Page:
Most of the 20 people and groups subpoenaed by New Jersey lawmakers investigating intentional traffic jams at the George Washington Bridge have asked for more time to deliver the documents.
Assemblyman John Wisniewski, a Democrat who is co-chairman of a panel probing the tie-ups, said he will start receiving documents for today’s deadline and expects submissions to continue on a “rolling basis” for several days. In almost all cases, respondents will provide the information electronically, he said in an interview.
Investigators are looking for any evidence that Governor Chris Christie knew of the lane closings as they occurred, Wisniewski said. That was the claim in a Jan. 31 letter by an attorney for David Wildstein, a former Christie ally at the Port Authority of New York and New Jersey who has since resigned. When a Christie aide in August suggested to Wildstein that he create traffic in the town of a mayor who didn’t endorse the governor, Wildstein made them happen.
“We need to make decisions about who knew what when,” Wisniewski, 51, from Sayreville, said yesterday on CBS-TV’s “Face The Nation.” Wisniewski said it’s “premature” to discuss whether Christie should resign or face impeachment.
Christie, a 51-year-old Republican, has denied any role, and, in a Feb. 1 e-mail to supporters, questioned Wildstein’s credibility. The scandal has thrown into doubt the possibility of Christie running for president, turning a local act of political retribution into a national issue. But it also has unique repercussions throughout New Jersey and its statehouse.
This is the time of year when the governor’s staff in Trenton typically prepare for the annual February budget address. It will be a consequential one: The state may not be able to afford a $2.4 billion fiscal 2015 pension payment alongside the need for police and school improvements, Christie warned in a January speech. The payment was mandated in bipartisan legislation Christie signed in 2011, and Senate President Stephen Sweeney, a Democrat from West Deptford, said he would shut down government rather than ask state workers to pay more toward health care and retirement.
Christie previously has won support from the dominant Democrats for his ideas. Now, the bridge scandal has led them to subpoena 18 individuals and two organizations, including the governor’s office, his chief of staff and chief counsel, his former deputy chief of staff and longtime campaign manager and members of his press office.
The documents seek to unravel the mystery of what prompted Bridget Anne Kelly, a Christie deputy chief of staff, to order bridge-access lanes closed in Fort Lee. The link between that act of retribution, which caused traffic jams of four hours or more on four mornings in September, and the governor’s office came to light in a cache of subpoenaed e-mails and text messages released last month.
Yesterday, the Associated Press reported that a subpoenaed Christie staff member quit on the same day Wildstein made his accusation. Christina Genovese Renna had reported to Kelly, according to the news service.
For Christie, re-elected by 22 percentage points in November, the issue metastasized into his largest political challenge. Since the revelation, he also has faced and denied an accusation by Hoboken Mayor Dawn Zimmer, a Democrat, that his administration linked Hurricane Sandy aid to approval of a development project. And the U.S. government has begun an audit of federally funded television tourism commercials he appeared in during the campaign.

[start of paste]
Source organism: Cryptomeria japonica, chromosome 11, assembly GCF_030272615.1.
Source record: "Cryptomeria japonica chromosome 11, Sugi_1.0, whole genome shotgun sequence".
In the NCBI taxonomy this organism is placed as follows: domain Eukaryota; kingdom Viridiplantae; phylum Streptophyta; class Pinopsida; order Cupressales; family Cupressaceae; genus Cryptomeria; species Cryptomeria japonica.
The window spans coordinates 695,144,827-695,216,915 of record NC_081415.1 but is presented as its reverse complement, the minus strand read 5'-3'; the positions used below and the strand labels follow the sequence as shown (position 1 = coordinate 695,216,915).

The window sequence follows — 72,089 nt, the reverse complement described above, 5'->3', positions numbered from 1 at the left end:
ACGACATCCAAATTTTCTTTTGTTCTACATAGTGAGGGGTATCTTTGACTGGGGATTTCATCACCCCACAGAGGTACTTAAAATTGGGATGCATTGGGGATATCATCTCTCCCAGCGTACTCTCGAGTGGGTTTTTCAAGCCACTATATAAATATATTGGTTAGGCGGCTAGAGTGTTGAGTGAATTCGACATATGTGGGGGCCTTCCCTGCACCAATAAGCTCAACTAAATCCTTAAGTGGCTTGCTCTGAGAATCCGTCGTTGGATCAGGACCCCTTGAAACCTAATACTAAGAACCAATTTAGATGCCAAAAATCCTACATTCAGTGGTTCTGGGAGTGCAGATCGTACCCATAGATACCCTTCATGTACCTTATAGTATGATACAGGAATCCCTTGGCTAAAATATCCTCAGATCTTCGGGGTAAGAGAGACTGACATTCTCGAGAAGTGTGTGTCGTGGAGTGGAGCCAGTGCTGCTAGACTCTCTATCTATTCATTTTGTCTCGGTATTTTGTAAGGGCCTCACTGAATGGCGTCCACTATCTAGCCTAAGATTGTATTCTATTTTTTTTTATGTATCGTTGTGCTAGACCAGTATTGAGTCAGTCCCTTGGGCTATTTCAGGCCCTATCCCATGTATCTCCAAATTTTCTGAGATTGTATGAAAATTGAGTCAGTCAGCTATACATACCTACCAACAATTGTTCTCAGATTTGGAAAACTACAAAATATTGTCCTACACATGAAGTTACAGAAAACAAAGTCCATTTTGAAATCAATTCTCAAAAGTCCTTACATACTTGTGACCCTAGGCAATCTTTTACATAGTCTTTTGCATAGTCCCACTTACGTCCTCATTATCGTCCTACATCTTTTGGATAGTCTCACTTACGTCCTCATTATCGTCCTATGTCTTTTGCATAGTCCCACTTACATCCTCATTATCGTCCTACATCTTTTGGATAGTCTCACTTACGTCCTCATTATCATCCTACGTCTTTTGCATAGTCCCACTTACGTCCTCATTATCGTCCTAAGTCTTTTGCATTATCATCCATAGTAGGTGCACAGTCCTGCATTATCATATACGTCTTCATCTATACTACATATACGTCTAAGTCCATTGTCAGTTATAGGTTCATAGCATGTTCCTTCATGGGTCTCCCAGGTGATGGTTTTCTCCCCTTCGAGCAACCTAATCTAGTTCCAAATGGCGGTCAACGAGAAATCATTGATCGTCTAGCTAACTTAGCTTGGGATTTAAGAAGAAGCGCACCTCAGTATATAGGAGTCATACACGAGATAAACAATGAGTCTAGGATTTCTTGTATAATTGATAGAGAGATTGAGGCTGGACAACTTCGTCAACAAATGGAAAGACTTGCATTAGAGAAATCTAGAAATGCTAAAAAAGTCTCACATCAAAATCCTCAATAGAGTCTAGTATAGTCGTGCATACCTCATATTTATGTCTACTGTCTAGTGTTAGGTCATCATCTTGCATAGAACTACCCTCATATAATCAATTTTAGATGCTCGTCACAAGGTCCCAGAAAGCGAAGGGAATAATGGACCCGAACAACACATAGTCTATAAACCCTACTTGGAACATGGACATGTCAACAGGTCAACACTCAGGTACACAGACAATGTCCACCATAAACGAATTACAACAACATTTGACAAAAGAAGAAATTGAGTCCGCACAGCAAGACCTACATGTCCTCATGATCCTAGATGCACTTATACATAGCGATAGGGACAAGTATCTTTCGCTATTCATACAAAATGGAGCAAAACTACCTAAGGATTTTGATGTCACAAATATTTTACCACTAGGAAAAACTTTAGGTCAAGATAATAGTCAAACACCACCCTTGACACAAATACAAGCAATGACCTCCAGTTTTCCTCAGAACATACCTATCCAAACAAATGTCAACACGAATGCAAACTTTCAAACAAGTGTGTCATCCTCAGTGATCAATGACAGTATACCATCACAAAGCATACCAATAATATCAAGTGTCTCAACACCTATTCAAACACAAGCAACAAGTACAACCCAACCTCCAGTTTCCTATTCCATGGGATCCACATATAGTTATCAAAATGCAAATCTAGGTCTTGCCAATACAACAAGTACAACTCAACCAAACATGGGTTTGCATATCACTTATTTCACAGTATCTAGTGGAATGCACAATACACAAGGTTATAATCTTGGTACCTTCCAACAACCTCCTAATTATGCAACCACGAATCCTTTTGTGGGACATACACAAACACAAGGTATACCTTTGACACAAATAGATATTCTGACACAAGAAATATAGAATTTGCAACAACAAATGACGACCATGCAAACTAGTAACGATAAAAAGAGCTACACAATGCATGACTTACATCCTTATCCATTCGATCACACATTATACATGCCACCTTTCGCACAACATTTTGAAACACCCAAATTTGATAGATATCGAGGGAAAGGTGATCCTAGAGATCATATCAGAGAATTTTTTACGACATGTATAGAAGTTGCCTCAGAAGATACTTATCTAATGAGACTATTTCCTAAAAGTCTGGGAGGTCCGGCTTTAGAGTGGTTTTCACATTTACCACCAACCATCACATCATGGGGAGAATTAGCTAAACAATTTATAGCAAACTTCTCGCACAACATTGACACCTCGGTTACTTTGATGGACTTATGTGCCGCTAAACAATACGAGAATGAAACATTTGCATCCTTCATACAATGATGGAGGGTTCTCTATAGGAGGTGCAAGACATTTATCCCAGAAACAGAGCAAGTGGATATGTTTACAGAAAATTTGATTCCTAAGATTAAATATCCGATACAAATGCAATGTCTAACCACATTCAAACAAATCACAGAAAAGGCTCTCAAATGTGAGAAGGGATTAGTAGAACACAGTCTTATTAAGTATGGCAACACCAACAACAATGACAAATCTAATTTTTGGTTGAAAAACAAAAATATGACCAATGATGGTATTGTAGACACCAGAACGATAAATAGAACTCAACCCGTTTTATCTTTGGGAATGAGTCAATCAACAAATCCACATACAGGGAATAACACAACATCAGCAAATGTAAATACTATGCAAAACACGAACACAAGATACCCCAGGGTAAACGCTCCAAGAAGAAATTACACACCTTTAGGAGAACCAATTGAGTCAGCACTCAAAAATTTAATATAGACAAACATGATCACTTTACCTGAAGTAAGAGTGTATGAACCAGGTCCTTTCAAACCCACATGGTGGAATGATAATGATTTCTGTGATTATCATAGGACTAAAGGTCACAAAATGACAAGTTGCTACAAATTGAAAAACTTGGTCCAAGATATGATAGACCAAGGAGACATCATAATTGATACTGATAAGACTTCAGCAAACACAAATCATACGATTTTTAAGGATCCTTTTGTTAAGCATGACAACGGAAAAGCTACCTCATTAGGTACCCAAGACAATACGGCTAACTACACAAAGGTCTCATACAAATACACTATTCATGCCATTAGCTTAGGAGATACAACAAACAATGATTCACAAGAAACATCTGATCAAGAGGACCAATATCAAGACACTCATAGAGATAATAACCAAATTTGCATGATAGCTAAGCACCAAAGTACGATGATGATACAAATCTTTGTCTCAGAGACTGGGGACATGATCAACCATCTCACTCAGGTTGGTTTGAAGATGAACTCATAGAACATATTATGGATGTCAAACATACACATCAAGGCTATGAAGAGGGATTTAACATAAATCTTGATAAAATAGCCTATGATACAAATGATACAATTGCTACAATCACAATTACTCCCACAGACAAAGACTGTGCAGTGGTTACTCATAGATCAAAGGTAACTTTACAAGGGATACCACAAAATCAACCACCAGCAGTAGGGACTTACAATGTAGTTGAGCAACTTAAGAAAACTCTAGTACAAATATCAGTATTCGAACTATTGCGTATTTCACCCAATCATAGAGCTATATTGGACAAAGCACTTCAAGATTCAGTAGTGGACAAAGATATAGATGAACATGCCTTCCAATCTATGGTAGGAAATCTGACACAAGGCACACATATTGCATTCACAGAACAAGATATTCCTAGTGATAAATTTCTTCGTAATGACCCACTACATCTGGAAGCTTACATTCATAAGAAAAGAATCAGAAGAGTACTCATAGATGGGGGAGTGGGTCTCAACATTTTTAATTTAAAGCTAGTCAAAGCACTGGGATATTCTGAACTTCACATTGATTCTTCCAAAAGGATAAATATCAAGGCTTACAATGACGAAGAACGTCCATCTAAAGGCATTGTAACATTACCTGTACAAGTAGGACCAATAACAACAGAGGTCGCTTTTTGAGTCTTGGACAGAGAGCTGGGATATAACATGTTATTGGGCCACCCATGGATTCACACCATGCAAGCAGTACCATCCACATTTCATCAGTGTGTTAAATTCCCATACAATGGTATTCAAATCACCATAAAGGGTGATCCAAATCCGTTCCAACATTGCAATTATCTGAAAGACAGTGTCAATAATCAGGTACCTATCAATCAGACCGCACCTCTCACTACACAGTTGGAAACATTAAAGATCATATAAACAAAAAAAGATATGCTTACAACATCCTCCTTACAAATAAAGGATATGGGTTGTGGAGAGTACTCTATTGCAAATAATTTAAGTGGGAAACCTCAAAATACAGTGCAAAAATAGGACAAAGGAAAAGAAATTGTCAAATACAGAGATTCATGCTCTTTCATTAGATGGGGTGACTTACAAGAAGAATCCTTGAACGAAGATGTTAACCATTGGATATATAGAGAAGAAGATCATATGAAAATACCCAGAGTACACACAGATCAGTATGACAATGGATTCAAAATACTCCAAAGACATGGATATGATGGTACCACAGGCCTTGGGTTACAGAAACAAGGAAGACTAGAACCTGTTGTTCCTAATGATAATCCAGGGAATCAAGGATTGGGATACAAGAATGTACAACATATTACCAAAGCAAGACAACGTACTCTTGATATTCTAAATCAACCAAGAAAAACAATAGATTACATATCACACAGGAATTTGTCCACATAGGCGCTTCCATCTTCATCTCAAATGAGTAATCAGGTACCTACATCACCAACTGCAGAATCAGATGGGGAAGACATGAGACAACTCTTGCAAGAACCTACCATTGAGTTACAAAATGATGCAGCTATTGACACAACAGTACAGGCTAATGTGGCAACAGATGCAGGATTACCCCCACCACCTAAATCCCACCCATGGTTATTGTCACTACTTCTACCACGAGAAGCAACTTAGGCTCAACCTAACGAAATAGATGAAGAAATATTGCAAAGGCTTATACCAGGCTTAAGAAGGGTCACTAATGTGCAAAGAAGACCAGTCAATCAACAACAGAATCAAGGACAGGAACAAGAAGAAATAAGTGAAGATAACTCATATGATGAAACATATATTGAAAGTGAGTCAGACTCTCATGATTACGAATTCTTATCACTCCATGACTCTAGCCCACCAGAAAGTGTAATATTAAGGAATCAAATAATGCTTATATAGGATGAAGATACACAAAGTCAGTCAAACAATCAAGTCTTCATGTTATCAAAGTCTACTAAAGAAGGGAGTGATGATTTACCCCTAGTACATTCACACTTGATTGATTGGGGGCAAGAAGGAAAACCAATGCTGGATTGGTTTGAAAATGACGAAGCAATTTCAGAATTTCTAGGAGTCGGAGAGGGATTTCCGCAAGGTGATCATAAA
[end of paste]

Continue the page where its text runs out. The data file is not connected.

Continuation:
U.S. Attorney Paul Fishman, in a separate probe, has ordered the governor’s re-election campaign and the Republican State Committee to turn over documents.
“We’ve obviously seen large investigative committees seeking information about what happened and why over the years in Washington D.C., from Watergate to Iran-Contra,” said Ben Dworkin, director of the Rebovich Institute for New Jersey Politics at Rider University in Lawrenceville. “Whether they are effective or not depends really on two things: One is what they find; two is the leadership qualities of those who head the committees.”
Wisniewski said committee meetings haven’t been scheduled and the documents collected won’t be made public immediately. A conference room in the Legislative Services office will be set up for committee members to view the documents and they won’t be made public until they’ve been reviewed and the committee determines how to proceed, he said.
The last round of subpoenas issued led to seven people turning over 1,000 pages of documents, Wisniewski said in a Jan. 31 interview. The lawmaker said he can’t predict how many the latest round will yield.
“This is somewhat uncharted territory,” he said.
The subpoenas required all communications, including text messages, notes and documents between Sept. 1, 2012, and the present regarding the lane closings, along with all video and audio recordings and voice mails. They also demand all calendars and day planners, as well as all smartphones, mobile phones, tablets and other similar devices used during that period, whether business or personal.
The state and federal investigations won’t affect each other, Wisniewski said. He said the committee is finding out exactly what happened and why, then crafting laws to prevent it from taking place again. Fishman is conducting a criminal probe, he said.
Wisniewski said the investigation will go “wherever the documents take us.”